Texas Parks & Wildlife Magazine   


June cover image
From the Pen of Carter P. Smith

Good things come in small packages. Chaetura Canyon must be one of them.

To the uninitiated, Chaetura Canyon is a steep, heavily wooded canyon preserve tucked away within a neighborhood just on Austin’s western perimeter. It is one of those rare Hill Country gems one could drive by a million times without even knowing it is there.

Situated within a small watershed that feeds directly into Lake Austin, the picturesque canyon was named by its stewards, Georgean and Paul Kyle, after its signature resident, the chimney swift. Chaetura is the genus for the chimney swift, a member of the needletail swift family whose penchant for settling in chimneys earned it its name. More about them later.

The Kyles settled in the area in the late 1960s, when they began acquiring an assortment of 60-by-120-foot lots that had been carved out of an old Travis County ranch. As they could, they purchased additional lots, eventually realizing ownership of the canyon from rim to rim. They have stewarded it with a passion and vigor that are second to none.

Craftsmen by trade, the Kyles own and operate a specialty Austin store that sells their exquisitely designed, handmade toys, a local favorite for decades. Their other “job” for the last 40 some-odd years has been applying that same, meticulous craftsmanship and attention to detail to Chaetura Canyon. Inspired by a desire to tame the cedar that had a stranglehold on the land, the Kyles set out on an ambitious restoration project that is like no other.

As with so many habitat restoration projects in the Hill Country, it began with the deer. There were way too many of them, and anything that wasn’t a cedar was eaten. The Kyles’ solution was an ingenious one. They couldn’t hunt in the neighborhood, so they set out on a different path. As they cleared regrowth cedar by hand, leaving the large, single-trunk trees alone, they used the straight boles and limbs for fence pickets and fashioned a fence that was high enough to keep out the deer and tight enough to keep out a growing population of wayward cats and dogs.

They then went to work with a vengeance, reclaiming those hills with ax, shovel, spade, chainsaw, trowel and any other implement imaginable to prune cedar, to grub out exotic plants like chinaberry and K-R bluestem, and to plant native flowering forbs, shrubs and trees. The diversity is as impressive as any I have seen on a Hill Country property. In particular, the dense stands of red oaks, escarpment cherries and other woody plants that have grown up in small openings cleared by the Kyles and left unmolested by the deer are simply astonishing.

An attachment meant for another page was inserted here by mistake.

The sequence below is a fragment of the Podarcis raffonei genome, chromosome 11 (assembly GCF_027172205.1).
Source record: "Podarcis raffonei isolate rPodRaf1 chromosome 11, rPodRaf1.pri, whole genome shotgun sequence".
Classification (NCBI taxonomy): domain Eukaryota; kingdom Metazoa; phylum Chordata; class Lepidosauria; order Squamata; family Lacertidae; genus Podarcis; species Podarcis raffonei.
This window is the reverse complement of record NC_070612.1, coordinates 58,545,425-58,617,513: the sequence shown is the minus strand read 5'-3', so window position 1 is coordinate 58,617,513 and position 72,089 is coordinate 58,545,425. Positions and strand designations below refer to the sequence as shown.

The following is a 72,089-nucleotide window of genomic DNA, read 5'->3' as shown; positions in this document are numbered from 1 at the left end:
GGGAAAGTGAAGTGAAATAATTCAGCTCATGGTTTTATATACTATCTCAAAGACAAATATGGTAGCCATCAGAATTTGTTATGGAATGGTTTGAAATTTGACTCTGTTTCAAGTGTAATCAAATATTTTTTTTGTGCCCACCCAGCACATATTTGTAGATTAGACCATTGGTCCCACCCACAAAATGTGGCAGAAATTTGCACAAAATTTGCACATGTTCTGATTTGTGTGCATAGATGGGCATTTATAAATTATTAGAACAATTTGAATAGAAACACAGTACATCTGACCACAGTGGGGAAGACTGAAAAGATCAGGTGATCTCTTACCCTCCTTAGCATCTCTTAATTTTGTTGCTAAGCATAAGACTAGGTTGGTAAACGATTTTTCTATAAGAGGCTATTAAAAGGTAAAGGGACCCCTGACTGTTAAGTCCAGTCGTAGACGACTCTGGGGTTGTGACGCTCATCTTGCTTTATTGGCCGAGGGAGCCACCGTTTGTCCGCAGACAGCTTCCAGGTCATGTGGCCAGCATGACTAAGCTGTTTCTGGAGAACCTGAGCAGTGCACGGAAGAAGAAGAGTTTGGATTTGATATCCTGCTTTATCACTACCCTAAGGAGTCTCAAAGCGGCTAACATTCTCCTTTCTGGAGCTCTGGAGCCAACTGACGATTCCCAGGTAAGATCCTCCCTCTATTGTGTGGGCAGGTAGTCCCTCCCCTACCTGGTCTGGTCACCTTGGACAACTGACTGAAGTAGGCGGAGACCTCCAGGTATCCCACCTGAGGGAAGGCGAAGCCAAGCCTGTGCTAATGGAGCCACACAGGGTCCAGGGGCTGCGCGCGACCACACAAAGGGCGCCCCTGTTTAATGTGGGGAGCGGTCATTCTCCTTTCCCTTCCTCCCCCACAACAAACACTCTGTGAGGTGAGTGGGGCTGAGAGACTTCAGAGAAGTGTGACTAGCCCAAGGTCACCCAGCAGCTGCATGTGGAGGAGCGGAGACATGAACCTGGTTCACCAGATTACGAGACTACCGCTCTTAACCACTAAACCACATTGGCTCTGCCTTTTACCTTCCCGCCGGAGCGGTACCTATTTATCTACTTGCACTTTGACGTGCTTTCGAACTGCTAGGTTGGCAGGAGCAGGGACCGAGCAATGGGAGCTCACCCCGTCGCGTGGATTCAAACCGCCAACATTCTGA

But that’s not the half of it. After hearing about declines in the chimney swift population, the Kyles embarked on a journey to learn everything they could about the swifts. Self-taught naturalists and ornithologists, the Kyles have become nationally recognized experts on the birds. Much of their learning has come from the 15 or so carefully designed chimney swift towers that they meticulously built to meet the bird’s specialized roosting needs. Each one houses a mating pair of swifts, along with hundreds of other nonmating swifts.

The Kyles have studied the swifts intently for decades, including placing live camera feeds in the towers to observe and document the roosting, mating, nest-building and brood-rearing habits of the birds. Thanks to extensive trapping and banding studies, they have tracked generations of swifts that were born on the property and that returned year after year to occupy the towers in which they were born.

Best of all, the Kyles, through a creative partnership with the Travis Audubon Society, have agreed to protect the land after they are gone. In the interim, they have become tireless, working ambassadors for the land, the swifts and the other native wildlife. Through special guided tours, visitors can come see and learn from the fruits of their extensive research and restoration handiwork.

Texas is filled with stewards, of places big and small. We are most grateful that the Kyles are two of them.

Thanks for caring about our wild things and wild places. They need you now more than ever.

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